It’s very common for us to get asked the question: “Are non-compete agreements enforceable?”
Before we even get to whether they’re enforceable from a legal standpoint, let’s talk about it from a practical standpoint. If you’re an employer and you’ve just hired a new employee, perhaps it was a stretch for you to hire this employee from a business standpoint, but you’re excited to have this new salesperson on your staff. They come with a lot of experience, a lot of connections in the industry, and maybe even relationships with potential customers.
And then you get a letter from that employee’s former employer that says, “hey, just in case you weren’t aware, the person you just hired has an agreement with us that says he won’t take our customers and he won’t solicit our employees”. And maybe it also says that he won’t take our confidential information. And the letter concludes by saying “It’s impossible for us to believe that our employee could work for your company without interfering with our contract with him. If you don’t terminate this employee, we’re going to take legal action against both you and your new employee.”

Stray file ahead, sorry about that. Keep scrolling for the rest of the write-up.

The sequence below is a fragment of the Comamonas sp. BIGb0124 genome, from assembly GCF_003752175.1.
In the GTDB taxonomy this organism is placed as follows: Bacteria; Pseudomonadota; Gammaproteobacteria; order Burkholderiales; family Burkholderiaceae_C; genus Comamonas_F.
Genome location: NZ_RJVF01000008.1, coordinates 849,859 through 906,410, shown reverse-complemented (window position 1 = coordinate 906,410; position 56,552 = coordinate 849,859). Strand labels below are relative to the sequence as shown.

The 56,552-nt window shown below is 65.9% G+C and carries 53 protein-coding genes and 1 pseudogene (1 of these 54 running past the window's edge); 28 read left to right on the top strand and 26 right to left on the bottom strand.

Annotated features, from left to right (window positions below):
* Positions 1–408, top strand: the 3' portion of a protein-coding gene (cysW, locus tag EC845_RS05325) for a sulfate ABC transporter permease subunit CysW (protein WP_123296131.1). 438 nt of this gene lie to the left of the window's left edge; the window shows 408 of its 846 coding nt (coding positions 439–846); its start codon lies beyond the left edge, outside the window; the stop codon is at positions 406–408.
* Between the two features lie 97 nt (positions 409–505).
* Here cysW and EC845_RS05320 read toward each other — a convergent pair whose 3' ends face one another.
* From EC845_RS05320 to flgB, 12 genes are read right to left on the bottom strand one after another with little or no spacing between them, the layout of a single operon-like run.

What are you going to do? Litigate? That’s a $10-15k decision. Do you have that in your budget? You could end up paying these fees and damages to the prior employer. Is this employee worth the expense? The risk? So, before we even get to the question of whether it’s enforceable from a legal standpoint., there’s a business decision to be made based purely on the economics. If you’re a small company, and you’ve hired an employee that was a stretch to add to your payroll, you may not be in a position to tack on the cost of defending the lawsuit and the risks associated with the damage you may cause to the prior employer.
Is the agreement enforceable? In most instances, our experience is that we never get to that analysis. The question is really whether everyone has the intention and wherewithal to defend it.